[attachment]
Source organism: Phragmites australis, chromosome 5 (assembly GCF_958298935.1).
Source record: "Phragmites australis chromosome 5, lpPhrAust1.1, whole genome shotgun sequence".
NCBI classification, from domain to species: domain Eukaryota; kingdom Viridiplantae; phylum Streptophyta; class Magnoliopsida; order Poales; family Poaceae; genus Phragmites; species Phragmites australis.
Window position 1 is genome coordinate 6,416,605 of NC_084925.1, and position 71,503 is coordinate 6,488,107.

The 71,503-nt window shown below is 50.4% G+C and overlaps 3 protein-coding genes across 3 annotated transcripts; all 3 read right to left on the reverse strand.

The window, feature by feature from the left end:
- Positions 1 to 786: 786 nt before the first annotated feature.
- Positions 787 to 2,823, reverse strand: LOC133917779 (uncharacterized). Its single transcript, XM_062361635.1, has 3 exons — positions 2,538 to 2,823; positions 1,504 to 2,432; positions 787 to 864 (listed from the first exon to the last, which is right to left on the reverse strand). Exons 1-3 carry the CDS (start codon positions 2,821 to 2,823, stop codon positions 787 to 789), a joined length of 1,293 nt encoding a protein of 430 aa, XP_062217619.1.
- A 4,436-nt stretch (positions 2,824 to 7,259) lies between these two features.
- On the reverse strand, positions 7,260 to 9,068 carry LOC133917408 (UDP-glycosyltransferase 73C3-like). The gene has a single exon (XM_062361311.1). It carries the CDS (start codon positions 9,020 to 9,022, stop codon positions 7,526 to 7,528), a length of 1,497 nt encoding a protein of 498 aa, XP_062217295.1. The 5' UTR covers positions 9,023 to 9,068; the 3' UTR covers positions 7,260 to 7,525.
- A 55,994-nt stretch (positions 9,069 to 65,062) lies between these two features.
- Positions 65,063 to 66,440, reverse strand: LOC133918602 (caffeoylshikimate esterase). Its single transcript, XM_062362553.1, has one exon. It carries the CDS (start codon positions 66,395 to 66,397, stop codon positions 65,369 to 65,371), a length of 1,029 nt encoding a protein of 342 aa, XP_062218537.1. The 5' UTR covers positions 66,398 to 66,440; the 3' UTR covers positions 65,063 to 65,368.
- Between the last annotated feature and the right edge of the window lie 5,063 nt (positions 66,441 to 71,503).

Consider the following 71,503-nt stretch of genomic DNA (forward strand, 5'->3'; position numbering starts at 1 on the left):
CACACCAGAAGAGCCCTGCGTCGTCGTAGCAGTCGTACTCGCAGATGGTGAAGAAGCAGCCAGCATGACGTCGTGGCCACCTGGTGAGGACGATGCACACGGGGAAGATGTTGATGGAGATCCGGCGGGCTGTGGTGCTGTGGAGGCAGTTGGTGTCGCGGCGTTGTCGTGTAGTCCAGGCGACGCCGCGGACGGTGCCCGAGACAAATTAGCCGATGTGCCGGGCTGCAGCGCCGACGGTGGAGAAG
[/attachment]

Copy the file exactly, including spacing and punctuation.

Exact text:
Source organism: Phragmites australis, chromosome 5 (assembly GCF_958298935.1).
Source record: "Phragmites australis chromosome 5, lpPhrAust1.1, whole genome shotgun sequence".
NCBI classification, from domain to species: domain Eukaryota; kingdom Viridiplantae; phylum Streptophyta; class Magnoliopsida; order Poales; family Poaceae; genus Phragmites; species Phragmites australis.
Window position 1 is genome coordinate 6,416,605 of NC_084925.1, and position 71,503 is coordinate 6,488,107.

The 71,503-nt window shown below is 50.4% G+C and overlaps 3 protein-coding genes across 3 annotated transcripts; all 3 read right to left on the reverse strand.

The window, feature by feature from the left end:
- Positions 1 to 786: 786 nt before the first annotated feature.
- Positions 787 to 2,823, reverse strand: LOC133917779 (uncharacterized). Its single transcript, XM_062361635.1, has 3 exons — positions 2,538 to 2,823; positions 1,504 to 2,432; positions 787 to 864 (listed from the first exon to the last, which is right to left on the reverse strand). Exons 1-3 carry the CDS (start codon positions 2,821 to 2,823, stop codon positions 787 to 789), a joined length of 1,293 nt encoding a protein of 430 aa, XP_062217619.1.
- A 4,436-nt stretch (positions 2,824 to 7,259) lies between these two features.
- On the reverse strand, positions 7,260 to 9,068 carry LOC133917408 (UDP-glycosyltransferase 73C3-like). The gene has a single exon (XM_062361311.1). It carries the CDS (start codon positions 9,020 to 9,022, stop codon positions 7,526 to 7,528), a length of 1,497 nt encoding a protein of 498 aa, XP_062217295.1. The 5' UTR covers positions 9,023 to 9,068; the 3' UTR covers positions 7,260 to 7,525.
- A 55,994-nt stretch (positions 9,069 to 65,062) lies between these two features.
- Positions 65,063 to 66,440, reverse strand: LOC133918602 (caffeoylshikimate esterase). Its single transcript, XM_062362553.1, has one exon. It carries the CDS (start codon positions 66,395 to 66,397, stop codon positions 65,369 to 65,371), a length of 1,029 nt encoding a protein of 342 aa, XP_062218537.1. The 5' UTR covers positions 66,398 to 66,440; the 3' UTR covers positions 65,063 to 65,368.
- Between the last annotated feature and the right edge of the window lie 5,063 nt (positions 66,441 to 71,503).

Consider the following 71,503-nt stretch of genomic DNA (forward strand, 5'->3'; position numbering starts at 1 on the left):
CACACCAGAAGAGCCCTGCGTCGTCGTAGCAGTCGTACTCGCAGATGGTGAAGAAGCAGCCAGCATGACGTCGTGGCCACCTGGTGAGGACGATGCACACGGGGAAGATGTTGATGGAGATCCGGCGGGCTGTGGTGCTGTGGAGGCAGTTGGTGTCGCGGCGTTGTCGTGTAGTCCAGGCGACGCCGCGGACGGTGCCCGAGACAAATTAGCCGATGTGCCGGGCTGCAGCGCCGACGGTGGAGAAG